MK Reed and Farel Dalrymple’s comic Palefire, reviewed.

The Girl, the Psycho, and the Nice Guy

The Girl, the Psycho, and the Nice Guy

Reading between the lines.
Oct. 9 2015 12:09 PM

The Girl, the Psycho, and the Nice Guy

A comic about teenagers that understands just how frustrating they can be.

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Illustration by MK Reed

Are girls only interested in jerks? It’s a time-honored question among high school boys, and one that gets an admirably thorough examination in MK Reed and Farel Dalrymple’s collaborative comic Palefire. But the question, of course, isn’t that simple. Some girls are interested in bad boys, like Alison, who finds something intriguing in firebug Darren that no one else sees. And some “nice guys,” like Paul, use their niceness as a weapon, reminding their friends just how they’re continually falling short of the mark.

Palefire is a short and smart comics story made by a writer and an artist who clearly remember what it’s like to be teenagers: How your emotions can turn on a dime, how little mistakes can have lasting marks, and how sometimes your friends’ disapproval is exactly what it takes for you to want something even more. When Darren makes a unique sort of offering to show Alison just how he feels, the response isn’t quite what he expects. And when Paul comes to the rescue, the results aren’t quite what a reader might hope. But that’s what teenagers do: frustrate the adults in their lives, because we want what’s best for them even if they don’t. MK Reed is a very exciting and thoughtful new cartoonist, and we’re very pleased to have her illustrating this month’s issue of the Slate Book Review.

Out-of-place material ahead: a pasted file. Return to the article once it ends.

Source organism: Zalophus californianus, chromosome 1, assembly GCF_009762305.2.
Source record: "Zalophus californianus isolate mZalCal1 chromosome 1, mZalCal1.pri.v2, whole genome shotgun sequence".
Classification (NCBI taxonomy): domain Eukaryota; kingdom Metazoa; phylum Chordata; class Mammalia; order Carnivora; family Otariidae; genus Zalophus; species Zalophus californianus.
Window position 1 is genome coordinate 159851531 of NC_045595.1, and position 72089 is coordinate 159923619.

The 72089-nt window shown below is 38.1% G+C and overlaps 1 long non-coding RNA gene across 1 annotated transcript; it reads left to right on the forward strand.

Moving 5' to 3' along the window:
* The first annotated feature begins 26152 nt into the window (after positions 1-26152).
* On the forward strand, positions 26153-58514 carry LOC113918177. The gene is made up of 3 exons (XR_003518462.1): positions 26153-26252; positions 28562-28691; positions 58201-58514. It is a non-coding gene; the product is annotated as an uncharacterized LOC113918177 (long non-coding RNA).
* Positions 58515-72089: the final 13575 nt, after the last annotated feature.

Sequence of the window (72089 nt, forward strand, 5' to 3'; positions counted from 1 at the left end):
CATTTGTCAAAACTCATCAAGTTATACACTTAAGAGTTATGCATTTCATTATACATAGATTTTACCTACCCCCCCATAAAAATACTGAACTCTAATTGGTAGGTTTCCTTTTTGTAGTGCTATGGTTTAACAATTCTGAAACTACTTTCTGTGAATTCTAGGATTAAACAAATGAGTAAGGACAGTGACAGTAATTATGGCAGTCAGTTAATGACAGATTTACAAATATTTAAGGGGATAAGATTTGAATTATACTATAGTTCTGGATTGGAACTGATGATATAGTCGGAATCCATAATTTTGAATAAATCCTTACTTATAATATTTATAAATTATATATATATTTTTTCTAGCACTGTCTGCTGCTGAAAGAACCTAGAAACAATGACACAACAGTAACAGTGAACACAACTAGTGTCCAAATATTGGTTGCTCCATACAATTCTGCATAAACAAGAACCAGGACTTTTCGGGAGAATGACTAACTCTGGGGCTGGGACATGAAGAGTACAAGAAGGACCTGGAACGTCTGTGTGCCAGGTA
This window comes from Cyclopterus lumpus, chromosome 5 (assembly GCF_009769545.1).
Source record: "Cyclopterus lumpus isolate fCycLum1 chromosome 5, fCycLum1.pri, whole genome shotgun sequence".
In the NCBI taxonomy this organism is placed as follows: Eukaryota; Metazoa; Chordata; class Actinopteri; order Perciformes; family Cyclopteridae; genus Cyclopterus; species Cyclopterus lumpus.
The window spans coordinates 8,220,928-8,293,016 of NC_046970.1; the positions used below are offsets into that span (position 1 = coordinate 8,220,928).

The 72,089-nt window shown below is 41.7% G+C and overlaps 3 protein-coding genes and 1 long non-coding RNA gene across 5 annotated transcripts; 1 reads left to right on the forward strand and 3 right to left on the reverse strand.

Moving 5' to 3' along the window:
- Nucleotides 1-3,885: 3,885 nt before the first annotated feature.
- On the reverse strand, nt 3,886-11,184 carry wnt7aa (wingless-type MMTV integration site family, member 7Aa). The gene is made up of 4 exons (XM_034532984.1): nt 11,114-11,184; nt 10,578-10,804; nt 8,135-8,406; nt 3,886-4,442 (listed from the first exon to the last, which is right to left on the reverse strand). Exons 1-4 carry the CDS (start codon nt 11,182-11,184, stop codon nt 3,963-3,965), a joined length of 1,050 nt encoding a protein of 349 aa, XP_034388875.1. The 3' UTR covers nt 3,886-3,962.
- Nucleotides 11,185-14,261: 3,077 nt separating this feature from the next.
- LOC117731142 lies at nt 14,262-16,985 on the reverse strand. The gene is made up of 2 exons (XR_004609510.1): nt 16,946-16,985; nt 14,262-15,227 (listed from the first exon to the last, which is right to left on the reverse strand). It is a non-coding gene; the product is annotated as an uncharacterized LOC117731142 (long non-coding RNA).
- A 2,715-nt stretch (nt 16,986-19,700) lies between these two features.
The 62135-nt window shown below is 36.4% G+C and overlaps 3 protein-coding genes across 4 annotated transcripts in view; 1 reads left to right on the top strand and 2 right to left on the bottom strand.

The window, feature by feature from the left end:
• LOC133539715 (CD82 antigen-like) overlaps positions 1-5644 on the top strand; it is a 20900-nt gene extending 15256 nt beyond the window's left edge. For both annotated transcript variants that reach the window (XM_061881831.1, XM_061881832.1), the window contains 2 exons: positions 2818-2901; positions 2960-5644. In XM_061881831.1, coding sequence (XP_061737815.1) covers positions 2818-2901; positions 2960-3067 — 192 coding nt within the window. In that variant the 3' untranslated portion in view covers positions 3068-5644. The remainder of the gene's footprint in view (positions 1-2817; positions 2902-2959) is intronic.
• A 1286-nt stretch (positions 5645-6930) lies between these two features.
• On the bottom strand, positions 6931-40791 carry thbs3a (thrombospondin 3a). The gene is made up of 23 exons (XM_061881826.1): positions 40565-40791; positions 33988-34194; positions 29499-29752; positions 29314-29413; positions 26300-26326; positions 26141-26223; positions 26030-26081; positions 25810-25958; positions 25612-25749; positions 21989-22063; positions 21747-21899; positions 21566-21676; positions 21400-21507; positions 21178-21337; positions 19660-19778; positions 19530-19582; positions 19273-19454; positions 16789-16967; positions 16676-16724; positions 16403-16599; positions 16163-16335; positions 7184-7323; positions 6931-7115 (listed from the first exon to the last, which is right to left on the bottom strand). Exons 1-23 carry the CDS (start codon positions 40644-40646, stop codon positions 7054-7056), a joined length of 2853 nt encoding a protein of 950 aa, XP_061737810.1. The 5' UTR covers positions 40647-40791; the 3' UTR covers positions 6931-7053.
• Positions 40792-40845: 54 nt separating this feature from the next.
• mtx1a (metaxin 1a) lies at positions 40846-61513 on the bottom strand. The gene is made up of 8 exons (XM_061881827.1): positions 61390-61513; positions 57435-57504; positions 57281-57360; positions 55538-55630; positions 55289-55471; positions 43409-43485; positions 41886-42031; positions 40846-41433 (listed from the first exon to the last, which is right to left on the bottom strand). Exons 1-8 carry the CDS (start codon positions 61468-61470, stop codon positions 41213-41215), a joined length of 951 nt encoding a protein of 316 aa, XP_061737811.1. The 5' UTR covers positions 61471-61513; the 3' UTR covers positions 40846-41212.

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Palefire by MK Reed and Farel Dalrymple. Secret Acres.

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Dan Kois edits and writes for Slate’s culture department. He is writing a book called How to Be a Family and co-writing, with Isaac Butler, an oral history of Angels in America.